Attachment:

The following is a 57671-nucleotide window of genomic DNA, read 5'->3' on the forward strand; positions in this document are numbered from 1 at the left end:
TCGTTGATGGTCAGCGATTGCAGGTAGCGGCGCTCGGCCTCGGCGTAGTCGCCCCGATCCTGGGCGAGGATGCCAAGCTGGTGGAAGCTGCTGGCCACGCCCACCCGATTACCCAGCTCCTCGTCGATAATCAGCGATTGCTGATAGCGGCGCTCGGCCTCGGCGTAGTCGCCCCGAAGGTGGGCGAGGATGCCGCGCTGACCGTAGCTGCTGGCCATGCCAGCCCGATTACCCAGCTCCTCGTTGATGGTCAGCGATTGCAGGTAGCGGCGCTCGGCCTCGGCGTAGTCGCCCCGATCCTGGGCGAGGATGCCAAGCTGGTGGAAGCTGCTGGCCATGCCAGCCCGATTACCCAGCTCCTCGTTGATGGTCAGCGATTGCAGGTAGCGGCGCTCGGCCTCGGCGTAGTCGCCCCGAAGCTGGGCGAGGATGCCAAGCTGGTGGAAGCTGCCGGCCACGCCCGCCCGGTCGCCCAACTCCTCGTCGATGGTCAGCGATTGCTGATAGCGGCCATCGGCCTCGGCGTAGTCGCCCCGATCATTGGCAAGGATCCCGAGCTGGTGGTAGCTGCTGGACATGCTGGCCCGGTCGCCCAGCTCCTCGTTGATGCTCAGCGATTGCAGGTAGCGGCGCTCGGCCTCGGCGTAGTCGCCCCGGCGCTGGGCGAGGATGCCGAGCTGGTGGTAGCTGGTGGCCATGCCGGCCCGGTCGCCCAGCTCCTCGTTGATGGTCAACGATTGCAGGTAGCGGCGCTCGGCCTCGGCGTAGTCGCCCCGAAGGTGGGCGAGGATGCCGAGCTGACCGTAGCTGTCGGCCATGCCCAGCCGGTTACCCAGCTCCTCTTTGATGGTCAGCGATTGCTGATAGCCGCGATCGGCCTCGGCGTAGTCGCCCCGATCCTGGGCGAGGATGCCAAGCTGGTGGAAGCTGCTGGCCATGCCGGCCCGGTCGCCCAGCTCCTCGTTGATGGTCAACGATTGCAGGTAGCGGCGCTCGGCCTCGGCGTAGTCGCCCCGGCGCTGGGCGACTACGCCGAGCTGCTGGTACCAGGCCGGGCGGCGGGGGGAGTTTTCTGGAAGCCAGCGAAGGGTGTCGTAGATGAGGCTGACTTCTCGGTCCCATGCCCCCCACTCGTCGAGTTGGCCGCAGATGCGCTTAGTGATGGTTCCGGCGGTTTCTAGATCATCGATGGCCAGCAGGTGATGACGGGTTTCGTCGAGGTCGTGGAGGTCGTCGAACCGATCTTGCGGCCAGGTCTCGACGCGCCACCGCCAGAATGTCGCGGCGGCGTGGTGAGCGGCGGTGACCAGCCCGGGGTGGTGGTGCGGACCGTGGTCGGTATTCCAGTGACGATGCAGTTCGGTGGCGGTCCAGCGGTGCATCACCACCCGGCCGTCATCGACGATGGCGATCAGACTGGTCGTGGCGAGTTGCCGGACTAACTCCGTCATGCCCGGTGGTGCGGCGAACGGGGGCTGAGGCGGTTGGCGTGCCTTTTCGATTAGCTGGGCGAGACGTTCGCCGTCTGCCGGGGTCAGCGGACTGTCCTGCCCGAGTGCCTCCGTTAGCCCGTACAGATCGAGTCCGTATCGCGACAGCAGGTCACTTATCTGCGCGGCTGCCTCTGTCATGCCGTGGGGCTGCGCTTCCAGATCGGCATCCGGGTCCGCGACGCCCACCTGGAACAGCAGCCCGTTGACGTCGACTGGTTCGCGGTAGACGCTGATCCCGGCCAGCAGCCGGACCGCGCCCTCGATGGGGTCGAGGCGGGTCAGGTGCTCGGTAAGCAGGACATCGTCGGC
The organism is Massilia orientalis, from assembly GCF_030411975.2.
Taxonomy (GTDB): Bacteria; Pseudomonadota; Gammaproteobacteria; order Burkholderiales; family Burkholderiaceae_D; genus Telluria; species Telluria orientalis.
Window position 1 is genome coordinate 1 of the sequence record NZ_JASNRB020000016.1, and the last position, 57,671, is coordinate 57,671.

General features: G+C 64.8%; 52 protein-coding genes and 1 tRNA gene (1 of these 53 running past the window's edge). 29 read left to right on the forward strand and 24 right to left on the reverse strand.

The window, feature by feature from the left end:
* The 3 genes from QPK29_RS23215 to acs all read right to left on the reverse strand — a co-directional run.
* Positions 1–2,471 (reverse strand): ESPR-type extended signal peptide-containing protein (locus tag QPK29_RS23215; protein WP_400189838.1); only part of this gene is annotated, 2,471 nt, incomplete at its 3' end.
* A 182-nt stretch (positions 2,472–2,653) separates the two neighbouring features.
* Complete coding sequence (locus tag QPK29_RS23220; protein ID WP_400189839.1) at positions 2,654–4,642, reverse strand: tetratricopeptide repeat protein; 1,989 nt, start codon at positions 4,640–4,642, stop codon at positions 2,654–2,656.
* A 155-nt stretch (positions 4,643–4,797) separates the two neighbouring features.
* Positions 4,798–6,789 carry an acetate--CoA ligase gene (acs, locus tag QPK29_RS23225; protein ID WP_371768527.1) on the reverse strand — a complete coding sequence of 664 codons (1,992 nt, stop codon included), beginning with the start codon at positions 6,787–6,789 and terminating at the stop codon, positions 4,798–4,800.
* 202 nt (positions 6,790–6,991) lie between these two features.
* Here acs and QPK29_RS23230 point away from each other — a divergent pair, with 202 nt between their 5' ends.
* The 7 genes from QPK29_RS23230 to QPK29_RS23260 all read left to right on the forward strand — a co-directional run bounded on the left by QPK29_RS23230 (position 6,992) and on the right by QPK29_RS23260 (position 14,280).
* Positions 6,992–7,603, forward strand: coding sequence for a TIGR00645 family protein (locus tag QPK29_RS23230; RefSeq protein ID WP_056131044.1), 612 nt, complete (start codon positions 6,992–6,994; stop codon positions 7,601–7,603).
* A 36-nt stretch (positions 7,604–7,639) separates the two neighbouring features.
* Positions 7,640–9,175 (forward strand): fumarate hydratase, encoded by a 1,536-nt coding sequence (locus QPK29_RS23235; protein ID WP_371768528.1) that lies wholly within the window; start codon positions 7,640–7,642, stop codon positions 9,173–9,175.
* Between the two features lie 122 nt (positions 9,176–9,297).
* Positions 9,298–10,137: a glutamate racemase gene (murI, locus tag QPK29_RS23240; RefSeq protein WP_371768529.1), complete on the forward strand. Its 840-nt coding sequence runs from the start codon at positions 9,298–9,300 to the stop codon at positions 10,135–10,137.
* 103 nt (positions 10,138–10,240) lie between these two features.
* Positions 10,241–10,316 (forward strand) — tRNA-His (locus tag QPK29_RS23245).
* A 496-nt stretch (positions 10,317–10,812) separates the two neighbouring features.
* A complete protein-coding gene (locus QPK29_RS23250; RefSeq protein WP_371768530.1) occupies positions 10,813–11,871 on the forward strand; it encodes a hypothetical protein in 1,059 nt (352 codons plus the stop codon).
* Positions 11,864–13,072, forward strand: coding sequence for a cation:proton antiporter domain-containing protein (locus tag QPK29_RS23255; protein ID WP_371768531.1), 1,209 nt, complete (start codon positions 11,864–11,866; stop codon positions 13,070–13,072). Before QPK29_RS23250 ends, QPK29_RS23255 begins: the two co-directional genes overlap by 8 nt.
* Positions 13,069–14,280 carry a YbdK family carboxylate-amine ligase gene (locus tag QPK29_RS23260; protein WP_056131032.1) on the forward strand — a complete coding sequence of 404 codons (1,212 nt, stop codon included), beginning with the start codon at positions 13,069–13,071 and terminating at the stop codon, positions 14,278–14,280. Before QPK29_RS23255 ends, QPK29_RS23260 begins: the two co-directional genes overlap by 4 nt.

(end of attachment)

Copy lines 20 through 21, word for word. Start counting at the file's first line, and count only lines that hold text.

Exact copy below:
* Between the two features lie 122 nt (positions 9,176–9,297).
* Positions 9,298–10,137: a glutamate racemase gene (murI, locus tag QPK29_RS23240; RefSeq protein WP_371768529.1), complete on the forward strand. Its 840-nt coding sequence runs from the start codon at positions 9,298–9,300 to the stop codon at positions 10,135–10,137.